top of page

Aaliyah Nitoto - Founder, Owner & CEO of Free Range Flower Winery

How many years have you been in the business? Tell me briefly about your background and your current position today.

I launched Free Range Flower Winery three years ago. I studied biology at Mills College, then herbalism and nutrition education. I’ve worked with various biotech companies and nonprofits. I still work part-time with Healthy Black Families, an advocacy and education nonprofit in Berkeley, while I’m working on taking Free Range Flower Winery to the next level as founder, winemaker, and CEO.

Did you have a particular “aha!” moment that propelled you into wine?

As an herbalist, I studied many ways to use flowers, from skincare to holistic health. When I came across the tradition of herbal and flower winemaking, I was curious to learn more. I’ve always loved wine, and I even explored winery internships back in college, but they never even gave me an interview. When I realized I could make wine on my own, I jumped at the chance.

What is the most rewarding part of your job?

As I recently told HuffPost, my wine bringing joy to others means everything. When customers take the time to tell me how they love the wine as much as I do, and that they’ve shared my flower wine with friends and family who also love it, that just gives me chills, and even makes me tear up sometimes.

Can you describe any prejudices you’ve experienced in this industry?

There are so many, and I’ve talked about them a lot. Right now, I prefer looking toward the future, staying positive, and doing what I can to ensure that these things don’t happen to others. I’m inspired by and have great respect for organizations like Main Street Launch, Lift Collective, the Hue Society, the Roots Fund, Wine Unify, the Association of African American Vintners, Ladies Who Launch, and so many other groups on the front lines of diversity, equity, and inclusion in the industry.

When it comes to wine, what benefits do you think we’ll see as a community by advocating for diversity and inclusion?

More voices in the mix equals a wider range of aesthetics equals more ideas equals innovation equals enriching and inspiring experiences for everyone equals greater empowerment for those of us who have long been marginalized equals community uplift PERIOD.

What changes do you hope to see in the wine industry in the next five years?

I would like to see dozens or hundreds of independent, non-grape, winemaker-led wineries that produce premium wines in the marketplace. And I would like to see the industry, including competitions and Wine Enthusiast, Wine Spectator, etc., open up their wine reviews to a wider range of categories that reflect all the innovation happening in winemaking today.

What does equality in the wine industry look like to you?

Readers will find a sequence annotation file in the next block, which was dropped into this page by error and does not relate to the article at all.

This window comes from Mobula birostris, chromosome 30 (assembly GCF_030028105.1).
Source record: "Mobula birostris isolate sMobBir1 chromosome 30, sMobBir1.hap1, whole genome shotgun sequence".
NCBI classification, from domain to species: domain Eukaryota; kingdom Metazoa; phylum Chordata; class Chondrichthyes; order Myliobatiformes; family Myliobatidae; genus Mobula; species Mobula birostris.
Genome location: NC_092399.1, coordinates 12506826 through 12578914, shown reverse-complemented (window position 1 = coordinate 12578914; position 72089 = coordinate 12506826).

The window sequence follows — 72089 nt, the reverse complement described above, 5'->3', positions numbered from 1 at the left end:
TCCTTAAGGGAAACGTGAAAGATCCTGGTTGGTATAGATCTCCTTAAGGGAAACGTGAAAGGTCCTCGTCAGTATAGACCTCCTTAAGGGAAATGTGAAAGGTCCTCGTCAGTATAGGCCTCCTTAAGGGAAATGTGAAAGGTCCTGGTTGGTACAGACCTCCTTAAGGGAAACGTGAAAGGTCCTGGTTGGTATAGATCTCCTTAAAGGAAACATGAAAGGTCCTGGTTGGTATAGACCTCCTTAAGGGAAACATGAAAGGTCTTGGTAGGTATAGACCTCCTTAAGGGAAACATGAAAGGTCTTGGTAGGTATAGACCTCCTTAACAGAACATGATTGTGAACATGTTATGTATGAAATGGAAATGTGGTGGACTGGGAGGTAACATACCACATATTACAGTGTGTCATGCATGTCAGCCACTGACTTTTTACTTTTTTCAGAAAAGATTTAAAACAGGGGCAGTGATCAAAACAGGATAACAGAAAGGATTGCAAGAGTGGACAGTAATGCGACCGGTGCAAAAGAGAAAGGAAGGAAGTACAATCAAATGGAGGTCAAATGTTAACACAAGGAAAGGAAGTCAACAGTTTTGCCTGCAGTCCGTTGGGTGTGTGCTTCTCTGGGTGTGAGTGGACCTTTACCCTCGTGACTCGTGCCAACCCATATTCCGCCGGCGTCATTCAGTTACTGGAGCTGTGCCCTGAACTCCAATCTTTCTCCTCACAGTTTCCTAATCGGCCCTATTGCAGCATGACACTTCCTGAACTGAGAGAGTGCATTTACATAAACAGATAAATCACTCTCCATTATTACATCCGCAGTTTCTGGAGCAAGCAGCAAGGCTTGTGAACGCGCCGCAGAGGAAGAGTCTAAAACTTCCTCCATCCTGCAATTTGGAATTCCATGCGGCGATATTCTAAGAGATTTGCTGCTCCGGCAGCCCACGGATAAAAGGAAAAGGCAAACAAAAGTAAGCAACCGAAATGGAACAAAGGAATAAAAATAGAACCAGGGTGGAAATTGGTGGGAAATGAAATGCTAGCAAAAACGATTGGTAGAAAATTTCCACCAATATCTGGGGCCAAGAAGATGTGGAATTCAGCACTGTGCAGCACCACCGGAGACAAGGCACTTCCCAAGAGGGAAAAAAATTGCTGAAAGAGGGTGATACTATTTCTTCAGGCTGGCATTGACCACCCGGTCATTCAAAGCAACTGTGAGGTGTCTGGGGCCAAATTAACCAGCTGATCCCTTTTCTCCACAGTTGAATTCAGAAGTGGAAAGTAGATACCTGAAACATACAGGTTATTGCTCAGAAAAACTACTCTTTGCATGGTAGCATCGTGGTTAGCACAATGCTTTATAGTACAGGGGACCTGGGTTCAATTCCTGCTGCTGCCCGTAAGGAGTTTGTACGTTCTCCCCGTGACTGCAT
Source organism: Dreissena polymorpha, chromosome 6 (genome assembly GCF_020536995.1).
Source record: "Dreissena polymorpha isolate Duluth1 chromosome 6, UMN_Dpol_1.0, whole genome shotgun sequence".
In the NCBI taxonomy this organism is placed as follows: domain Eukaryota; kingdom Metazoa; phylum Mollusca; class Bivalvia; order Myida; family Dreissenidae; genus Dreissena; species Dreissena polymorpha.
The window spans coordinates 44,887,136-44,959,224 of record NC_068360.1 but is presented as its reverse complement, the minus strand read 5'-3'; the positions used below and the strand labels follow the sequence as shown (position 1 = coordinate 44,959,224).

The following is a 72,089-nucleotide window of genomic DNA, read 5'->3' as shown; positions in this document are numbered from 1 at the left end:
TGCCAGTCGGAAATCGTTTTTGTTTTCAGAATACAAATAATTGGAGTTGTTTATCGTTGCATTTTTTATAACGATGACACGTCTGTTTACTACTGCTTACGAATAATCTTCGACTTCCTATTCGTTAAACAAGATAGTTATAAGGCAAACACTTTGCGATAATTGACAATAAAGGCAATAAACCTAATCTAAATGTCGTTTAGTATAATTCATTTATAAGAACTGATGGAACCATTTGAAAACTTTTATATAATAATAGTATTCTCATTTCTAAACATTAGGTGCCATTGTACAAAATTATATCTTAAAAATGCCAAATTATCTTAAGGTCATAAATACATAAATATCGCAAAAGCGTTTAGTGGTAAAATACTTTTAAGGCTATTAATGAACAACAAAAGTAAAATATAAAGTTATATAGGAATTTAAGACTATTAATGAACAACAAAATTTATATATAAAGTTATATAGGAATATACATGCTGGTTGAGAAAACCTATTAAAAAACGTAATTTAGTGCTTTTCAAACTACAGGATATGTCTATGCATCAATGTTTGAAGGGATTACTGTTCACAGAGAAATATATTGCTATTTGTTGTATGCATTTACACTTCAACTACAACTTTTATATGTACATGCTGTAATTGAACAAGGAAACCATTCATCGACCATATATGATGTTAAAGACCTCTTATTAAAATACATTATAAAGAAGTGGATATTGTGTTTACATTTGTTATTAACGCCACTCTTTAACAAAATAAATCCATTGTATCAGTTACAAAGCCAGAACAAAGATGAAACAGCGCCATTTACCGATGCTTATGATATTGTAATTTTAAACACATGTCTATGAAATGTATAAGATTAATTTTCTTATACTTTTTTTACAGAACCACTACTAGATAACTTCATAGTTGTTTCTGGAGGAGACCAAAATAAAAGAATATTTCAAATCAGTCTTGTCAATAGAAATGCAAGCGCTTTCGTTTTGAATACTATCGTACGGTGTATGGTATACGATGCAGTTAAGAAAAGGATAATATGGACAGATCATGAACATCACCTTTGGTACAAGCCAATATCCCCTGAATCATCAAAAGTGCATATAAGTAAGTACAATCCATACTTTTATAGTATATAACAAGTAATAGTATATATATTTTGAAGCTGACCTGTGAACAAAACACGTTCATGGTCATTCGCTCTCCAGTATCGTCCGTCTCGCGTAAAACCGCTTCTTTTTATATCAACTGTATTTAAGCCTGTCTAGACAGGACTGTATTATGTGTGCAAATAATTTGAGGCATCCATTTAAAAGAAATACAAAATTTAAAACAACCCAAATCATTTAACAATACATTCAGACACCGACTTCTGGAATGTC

Equality to me means participating in a tasting event or wine festival and not feeling like I’m the only person of color or feeling ridiculously excited to see another brown face in the room. I want to go to wine conferences and not be one of only a handful of women or POC on the panels or in the audience. As a woman, I want to be able to feel safe in my body. I don’t want my participation as a winemaker in the industry to be sexualized or diminished by others. And if I don’t ever have to see another wine industry webinar that only includes men…

In what ways would you say you are contributing to equality in wine?

I try to lead by example, both by being a Black woman winery founder -- who actually makes her own wine with her own calloused hands -- and by making sure that women and POC are an integral part of my winemaking team. Representation matters.

What message do you have for anyone now entering the wine profession?

In terms of winemakers or aspiring winery founders, I would say… 1) Make sure you have a thorough business plan and understand the regulatory frameworks before you even think about getting into this business. 2) Have a real clear understanding of what your products are and how you make them. 3) Be real with your expectations: start with small production, focus on quality and world-class customer service, scale organically, don’t sit on inventory, and know that it will be a bumpy ride (there will always be problems to solve). 4) Learn by networking with as many good people in the industry as you can; relationship-building is key, and there are so many folks out here who will have your back. 5) Don’t let anything stand in your way.

What other industry heroes do you admire and why?

There are so many… briefly, Phil Long at Longevity Wines for his incredible mentorship and showing me that there is a path for a small winery to get to the national level. Tahiirah Habibi of the Hue Society for being unapologetically herself: a Black, powerful supersomm who cares about uplifting others. McBride Sisters, Robin and Andrea, for creating a wine brand that’s elegant, playful, and culturally relevant.
12 views0 comments


bottom of page